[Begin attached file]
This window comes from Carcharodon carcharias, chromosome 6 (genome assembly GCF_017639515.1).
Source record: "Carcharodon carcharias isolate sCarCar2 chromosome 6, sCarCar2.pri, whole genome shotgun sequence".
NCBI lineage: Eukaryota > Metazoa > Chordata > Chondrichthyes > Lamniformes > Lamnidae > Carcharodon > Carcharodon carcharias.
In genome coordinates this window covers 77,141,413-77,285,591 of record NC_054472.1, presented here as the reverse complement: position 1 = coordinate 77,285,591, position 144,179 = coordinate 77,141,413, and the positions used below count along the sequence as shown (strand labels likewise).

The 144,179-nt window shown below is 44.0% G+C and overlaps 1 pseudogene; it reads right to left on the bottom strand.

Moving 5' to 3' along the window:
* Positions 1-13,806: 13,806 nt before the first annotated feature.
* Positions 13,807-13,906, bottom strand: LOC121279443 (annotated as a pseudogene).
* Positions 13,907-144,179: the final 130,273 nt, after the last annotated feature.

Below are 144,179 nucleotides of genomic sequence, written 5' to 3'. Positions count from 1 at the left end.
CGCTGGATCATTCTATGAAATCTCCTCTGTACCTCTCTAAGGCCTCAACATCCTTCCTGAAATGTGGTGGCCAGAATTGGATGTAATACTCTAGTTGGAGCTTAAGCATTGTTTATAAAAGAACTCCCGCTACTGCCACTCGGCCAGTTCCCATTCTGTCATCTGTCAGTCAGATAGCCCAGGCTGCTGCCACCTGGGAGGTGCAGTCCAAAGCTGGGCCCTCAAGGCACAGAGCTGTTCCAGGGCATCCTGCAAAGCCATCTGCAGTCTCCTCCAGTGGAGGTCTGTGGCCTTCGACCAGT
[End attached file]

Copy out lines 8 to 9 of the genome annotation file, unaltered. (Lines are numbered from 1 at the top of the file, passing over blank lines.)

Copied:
* Positions 13,807-13,906, bottom strand: LOC121279443 (annotated as a pseudogene).
* Positions 13,907-144,179: the final 130,273 nt, after the last annotated feature.